On Nov. 4, 2008, the people of California, Florida and Arizona joined the ranks of the approximately 30 of the United States that have outlawed same-sex marriage either by amending their respective state constitutions or by passing appropriate legislation.
The three states mentioned above amended their state constitutions by the following margins: California (52%), Arizona (56%) and Florida (62%).
The results in California are causing the most controversy. Why? First, because same-sex marriages were already being performed in that state since June because the California Supreme Court refused to delay their ruling until the people could vote in November. Second, California is a much more liberal state culturally than either Arizona or Florida.
Now we are witnessing the spectacle of same-sex marriage advocates going before the California Supreme Court in attempts to convince them to overturn the people’s choice to amend their state’s constitution. The legal theory in America and in the states that make up our Union has been that the ultimate authority in the law is the constitution, not the judges’ interpretation of that constitution. When the people disagree with judges’ interpretation of the constitution, both our Federal Constitution and the various state constitutions furnish the people with a way to give the judges further instruction on how they would be governed—the amendment process.
A majority of Californians have exercised that right and have amended their constitution to define marriage with great specificity and precision as being only between a man and a woman — no same-sex marriage and no polygamy. If the California Supreme Court were to now attempt to nullify what the people have chosen to do through an expression of their sovereign will, they will have attempted to usurp the sovereignty of government “of the people, by the people and for the people” and to replace it with government “of the judges, by the judges and for the judges.”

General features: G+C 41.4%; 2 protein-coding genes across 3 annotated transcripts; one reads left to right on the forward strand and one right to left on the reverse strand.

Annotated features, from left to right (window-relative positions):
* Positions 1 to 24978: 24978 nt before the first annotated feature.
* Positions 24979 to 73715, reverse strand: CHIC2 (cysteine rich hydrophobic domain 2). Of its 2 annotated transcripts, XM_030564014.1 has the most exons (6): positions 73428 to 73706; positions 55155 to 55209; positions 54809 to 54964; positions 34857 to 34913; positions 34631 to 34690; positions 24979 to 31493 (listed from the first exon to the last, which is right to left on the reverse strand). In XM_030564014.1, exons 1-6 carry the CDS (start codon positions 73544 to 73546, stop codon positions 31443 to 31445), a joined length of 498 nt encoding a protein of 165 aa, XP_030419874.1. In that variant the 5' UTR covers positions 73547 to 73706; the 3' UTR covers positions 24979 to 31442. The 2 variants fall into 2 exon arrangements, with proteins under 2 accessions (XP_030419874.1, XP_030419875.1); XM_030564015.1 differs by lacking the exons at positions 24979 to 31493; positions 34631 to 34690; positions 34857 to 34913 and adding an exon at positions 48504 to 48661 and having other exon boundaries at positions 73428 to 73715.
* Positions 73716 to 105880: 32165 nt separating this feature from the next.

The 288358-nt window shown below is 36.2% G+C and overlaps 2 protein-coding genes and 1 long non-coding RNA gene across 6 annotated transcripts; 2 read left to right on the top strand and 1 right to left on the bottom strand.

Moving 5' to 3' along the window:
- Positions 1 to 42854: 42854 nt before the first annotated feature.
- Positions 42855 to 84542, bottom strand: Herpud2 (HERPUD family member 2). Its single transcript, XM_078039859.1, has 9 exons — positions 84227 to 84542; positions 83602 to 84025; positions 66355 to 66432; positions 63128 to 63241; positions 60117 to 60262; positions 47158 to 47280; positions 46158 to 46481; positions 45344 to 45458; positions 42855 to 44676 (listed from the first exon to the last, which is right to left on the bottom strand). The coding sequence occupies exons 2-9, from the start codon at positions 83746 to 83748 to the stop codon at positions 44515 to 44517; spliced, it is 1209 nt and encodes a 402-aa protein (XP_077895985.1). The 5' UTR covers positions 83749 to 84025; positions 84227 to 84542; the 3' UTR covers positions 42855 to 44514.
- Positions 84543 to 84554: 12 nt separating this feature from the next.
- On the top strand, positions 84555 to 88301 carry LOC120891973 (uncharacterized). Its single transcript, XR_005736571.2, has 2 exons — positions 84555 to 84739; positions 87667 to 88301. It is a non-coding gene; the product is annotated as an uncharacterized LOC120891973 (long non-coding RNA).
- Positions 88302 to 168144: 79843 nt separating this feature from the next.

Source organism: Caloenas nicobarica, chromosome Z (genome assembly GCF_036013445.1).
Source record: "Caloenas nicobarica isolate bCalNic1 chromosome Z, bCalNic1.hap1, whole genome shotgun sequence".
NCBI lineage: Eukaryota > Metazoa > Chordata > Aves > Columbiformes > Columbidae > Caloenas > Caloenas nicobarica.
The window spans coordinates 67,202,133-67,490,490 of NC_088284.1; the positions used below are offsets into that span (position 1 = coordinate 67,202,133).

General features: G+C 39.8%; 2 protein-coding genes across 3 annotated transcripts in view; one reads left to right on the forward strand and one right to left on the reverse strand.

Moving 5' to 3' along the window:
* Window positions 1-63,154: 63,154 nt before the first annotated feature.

I would urge the members of the California Supreme Court to read the text of the Declaration of Independence with great care, specifically these words:
“That to secure these Rights, Governments are instituted among Men, deriving their just powers from the consent of the governed.”
If the California Supreme Court does not acknowledge its obligation to submit its collective judgment to a constitutional amendment passed by the people, then the democratic freedom reserved to the sovereignty of the people will have perished in California.
This column originally posted at Casting Stones, a blog hosted by Beliefnet.com.
Dr. Richard Land is president of The Ethics & Religious Liberty Commission, the Southern Baptist Convention's official entity assigned to address social, moral, and ethical concerns, with particular attention to their impact on American families and their faith.